during administration of TB tests, she would help them or direct
them to the nurse sick call area located on the other end of the
building. Id. 21:6-10.
Medical staff examined Plaintiff on December 13, 2011, when
he was diagnosed with diabetes mellitus type 1. Plaintiff testified
Page 5 of 14
he received this treatment when he flagged down a correctional
sergeant in his housing unit and explained his symptoms. Pl.’s
Inmates are entitled to adequate medical care under the
Eighth Amendment. Estelle v. Gamble, 429 U.S. 97, 104-05 (1976).
To prevail, a plaintiff must show that the prison official acted with
deliberate indifference to a serious medical need. Id. at 105.
Claims of negligence, medical malpractice, or disagreement with a
prescribed course of treatment are not sufficient. McDonald v.
Hardy, 821 F.3d 882, 888 (7th Cir. 2016) (citing Pyles v. Fahim, 771
F.3d 403, 408 (7th Cir. 2014), and Duckworth v. Ahmad, 532 F.3d
675, 679 (7th Cir. 2008)). Rather, liability attaches when “the
official knows of and disregards an excessive risk to inmate health
or safety; the official must both be aware of facts from which the
inference could be drawn that a substantial risk of serious harm
exists, and he must also draw the inference.” Farmer v. Brennan,
511 U.S. 825, 837 (1994). The parties agree that Plaintiff suffered
from an objectively serious medical need.
Page 6 of 14
As Plaintiff now seeks relief only against Defendant Lercher
Hopp and Defendant Weatherford, the issue before the Court is
whether a triable issue of material fact exists as it relates to the
delay in receiving treatment. Where delay in receiving medical
treatment is at issue, a plaintiff must offer “verifying medical
evidence” that the delay, rather than the underlying condition,
caused some degree of harm. Williams v. Liefer, 491 F.3d 710, 71415 (7th Cir. 2007); Jackson v. Pollion, 733 F.3d 786, 790 (7th Cir.
2013) (“No matter how serious a medical condition is, the sufferer
from it cannot prove tortious misconduct (including misconduct
constituting a constitutional tort) as a result of failure to treat the
condition without providing evidence that the failure caused injury
or a serious risk of injury.”). “That is, a plaintiff must offer medical
evidence that tends to confirm or corroborate a claim that the delay
was detrimental.” Williams, 491 F.3d at 715.
Defendants argue that Plaintiff cannot provide such evidence
because Defendant Obaisi testified that the delay Plaintiff
experienced would not have caused any lasting harm. Obaisi Dep.
65:13-66:6. Nevertheless, Defendant Obaisi also testified that
Plaintiff’s symptoms constituted a “Code 3” emergency. Id. 61:6-9.
Page 7 of 14
A Code 3 is the prison’s way of providing immediate medical
treatment in emergencies. Lercher Hopp Dep. 21:18-21; 30:7-21.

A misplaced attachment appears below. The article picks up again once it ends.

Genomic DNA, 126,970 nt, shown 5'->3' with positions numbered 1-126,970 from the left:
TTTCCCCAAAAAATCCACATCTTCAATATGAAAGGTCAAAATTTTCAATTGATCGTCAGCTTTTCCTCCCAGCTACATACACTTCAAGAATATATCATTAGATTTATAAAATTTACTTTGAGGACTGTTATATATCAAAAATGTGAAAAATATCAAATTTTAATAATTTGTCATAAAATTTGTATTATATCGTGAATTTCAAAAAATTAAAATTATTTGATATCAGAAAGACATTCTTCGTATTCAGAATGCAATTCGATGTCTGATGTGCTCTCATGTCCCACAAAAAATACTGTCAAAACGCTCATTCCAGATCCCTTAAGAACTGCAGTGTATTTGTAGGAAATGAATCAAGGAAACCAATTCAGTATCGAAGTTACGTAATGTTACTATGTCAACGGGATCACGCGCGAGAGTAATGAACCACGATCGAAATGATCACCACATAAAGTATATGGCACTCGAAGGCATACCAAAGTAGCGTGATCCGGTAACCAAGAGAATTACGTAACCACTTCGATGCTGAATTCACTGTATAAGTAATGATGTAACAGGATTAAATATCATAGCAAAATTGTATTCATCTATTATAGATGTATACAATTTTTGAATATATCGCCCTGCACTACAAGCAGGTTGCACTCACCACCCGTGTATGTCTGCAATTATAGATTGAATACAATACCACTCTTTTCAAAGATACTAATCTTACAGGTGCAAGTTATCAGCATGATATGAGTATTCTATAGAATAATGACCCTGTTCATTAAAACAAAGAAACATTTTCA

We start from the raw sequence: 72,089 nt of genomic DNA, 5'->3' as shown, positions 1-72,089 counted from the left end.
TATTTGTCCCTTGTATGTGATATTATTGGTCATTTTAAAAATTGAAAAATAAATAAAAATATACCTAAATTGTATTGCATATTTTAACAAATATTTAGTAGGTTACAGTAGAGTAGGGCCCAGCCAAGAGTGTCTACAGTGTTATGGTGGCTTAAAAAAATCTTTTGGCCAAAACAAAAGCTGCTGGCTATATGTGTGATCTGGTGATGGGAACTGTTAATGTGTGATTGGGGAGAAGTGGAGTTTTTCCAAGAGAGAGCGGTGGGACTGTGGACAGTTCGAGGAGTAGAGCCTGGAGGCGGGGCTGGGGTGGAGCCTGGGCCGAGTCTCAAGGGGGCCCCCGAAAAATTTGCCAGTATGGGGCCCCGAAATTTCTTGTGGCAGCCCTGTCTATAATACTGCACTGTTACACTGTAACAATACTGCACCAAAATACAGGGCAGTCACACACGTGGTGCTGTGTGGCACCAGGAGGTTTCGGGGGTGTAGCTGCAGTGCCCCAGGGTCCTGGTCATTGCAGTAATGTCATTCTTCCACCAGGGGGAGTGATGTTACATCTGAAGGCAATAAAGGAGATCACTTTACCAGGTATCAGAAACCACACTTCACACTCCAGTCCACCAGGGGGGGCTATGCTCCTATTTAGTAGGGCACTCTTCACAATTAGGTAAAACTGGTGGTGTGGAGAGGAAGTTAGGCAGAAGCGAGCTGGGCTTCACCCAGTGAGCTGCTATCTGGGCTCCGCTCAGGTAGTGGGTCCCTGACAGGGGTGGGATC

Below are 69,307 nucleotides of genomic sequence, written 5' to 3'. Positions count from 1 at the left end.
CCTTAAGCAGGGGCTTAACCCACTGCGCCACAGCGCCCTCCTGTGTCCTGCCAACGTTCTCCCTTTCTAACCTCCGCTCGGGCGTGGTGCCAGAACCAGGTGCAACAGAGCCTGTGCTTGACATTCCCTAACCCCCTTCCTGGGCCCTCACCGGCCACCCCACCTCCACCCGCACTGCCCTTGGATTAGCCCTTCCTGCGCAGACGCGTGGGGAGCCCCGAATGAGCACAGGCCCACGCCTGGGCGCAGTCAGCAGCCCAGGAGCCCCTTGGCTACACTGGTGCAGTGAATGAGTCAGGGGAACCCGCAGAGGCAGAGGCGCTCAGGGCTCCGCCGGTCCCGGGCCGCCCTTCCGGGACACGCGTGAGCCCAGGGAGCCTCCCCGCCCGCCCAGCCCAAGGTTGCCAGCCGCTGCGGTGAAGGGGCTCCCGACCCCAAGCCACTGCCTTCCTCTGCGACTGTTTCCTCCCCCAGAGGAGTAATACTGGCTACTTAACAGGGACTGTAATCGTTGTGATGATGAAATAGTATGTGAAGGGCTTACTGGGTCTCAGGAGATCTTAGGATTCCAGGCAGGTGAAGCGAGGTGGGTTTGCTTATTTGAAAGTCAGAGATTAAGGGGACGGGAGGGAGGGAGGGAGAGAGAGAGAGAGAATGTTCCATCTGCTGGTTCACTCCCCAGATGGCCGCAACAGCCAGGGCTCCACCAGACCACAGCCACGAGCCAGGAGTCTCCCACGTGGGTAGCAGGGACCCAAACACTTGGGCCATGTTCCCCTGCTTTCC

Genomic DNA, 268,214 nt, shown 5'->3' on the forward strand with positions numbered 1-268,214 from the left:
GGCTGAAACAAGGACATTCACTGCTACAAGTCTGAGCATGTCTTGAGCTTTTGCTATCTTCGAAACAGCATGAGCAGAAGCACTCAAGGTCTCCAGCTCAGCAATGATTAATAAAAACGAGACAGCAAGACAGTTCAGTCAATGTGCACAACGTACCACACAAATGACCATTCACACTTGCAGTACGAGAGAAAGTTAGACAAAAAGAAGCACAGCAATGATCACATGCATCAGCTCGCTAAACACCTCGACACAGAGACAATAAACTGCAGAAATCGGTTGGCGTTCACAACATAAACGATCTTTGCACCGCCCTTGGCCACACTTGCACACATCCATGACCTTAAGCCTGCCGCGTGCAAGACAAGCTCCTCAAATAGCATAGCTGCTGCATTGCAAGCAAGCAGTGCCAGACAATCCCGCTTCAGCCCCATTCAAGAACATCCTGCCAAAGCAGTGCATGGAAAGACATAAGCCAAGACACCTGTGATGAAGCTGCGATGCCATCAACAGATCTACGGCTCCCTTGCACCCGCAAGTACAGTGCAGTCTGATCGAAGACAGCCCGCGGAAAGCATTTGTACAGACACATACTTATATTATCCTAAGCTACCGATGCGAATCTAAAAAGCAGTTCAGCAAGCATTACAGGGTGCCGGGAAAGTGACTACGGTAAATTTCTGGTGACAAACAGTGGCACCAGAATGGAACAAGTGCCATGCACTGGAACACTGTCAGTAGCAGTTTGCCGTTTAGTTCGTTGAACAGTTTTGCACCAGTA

In this context, the Court cannot discount Plaintiff’s attestations of
pain that manifested to a point where Plaintiff thought he was
dying. If the delay in treating Plaintiff’s symptoms resulted in
needless suffering, Plaintiff’s subjective complaints of pain, if
believed by the trier of fact, are sufficient to impose constitutional
liability despite the absence of objective indicia of harm. Cooper v.
Casey, 97 F.3d 914, 917 (7th Cir. 1996).
Defendant Weatherford argues that she could not have been
deliberately indifferent because other evidence suggests that
Plaintiff was able to walk, stand, and speak clearly during the time
that she checked his TB results. Even so, she cannot dispute
Plaintiff’s testimony that he told her he was suffering from dry
mouth, excessive thirst and urination, and a feeling that he was
going to die because she does not recall the specific interaction.
The symptoms Plaintiff described, as Defendant Lercher Hopp
testified, would not have been readily observable to a medical
professional fielding these complaints. Lercher Hopp Dep. 44:2345:4 (“I am not going to know that they are urinating and that they
Page 8 of 14
are drinking multiple bottles of water and eating…and that they are
tired. So I am only going to notice what is visible to the human
If, after listening to Plaintiff’s complaints, Defendant
Weatherford responded in the way Plaintiff alleges not because she
felt Plaintiff did not need help, but because she was busy and she
believed her administrative duty assignment took precedence over
an emergency, a reasonable juror could infer deliberate indifference.
See Arnett v. Webster, 658 F.3d 742, 751 (7th Cir. 2011) (“A jury can
infer deliberate indifference on the basis of a physician’s treatment
decision when the decision is so far afield of accepted professional
standards as to raise the inference that it was not actually based on
a medical judgment.”).
Moreover, the presence of other prison officials to whom
Plaintiff could have complained, but did not, allows for both an
inference that Plaintiff was not in as much pain as he alleges, or
that Defendant Weatherford was deliberately indifferent, or both. If
help was readily available from other officials, Defendant
Weatherford could have referred Plaintiff to these individuals, but
she did not do so. See Mathison v. Moats, 812 F.3d 594, 598 (7th
Page 9 of 14
Cir. 2016) (deliberate indifference could be inferred from the failure
to call 911 when the prison official believed that the inmate was
having a heart attack).
Defendant Lercher Hopp, on the other hand, did not have any
personal interaction with Plaintiff. Plaintiff’s claims against her are
premised around her response, or lack thereof, to Plaintiff’s written
requests for medical treatment. The Court must conclude at this
stage in the proceedings that Defendant Lercher Hopp received
Plaintiff’s December 8, 2011 letter the day after it was sent.
Defendant Lercher Hopp argues that Plaintiff’s letters are not
sufficient to show that she had personal knowledge of Plaintiff’s
plight. An inmate, however, may establish a basis for personal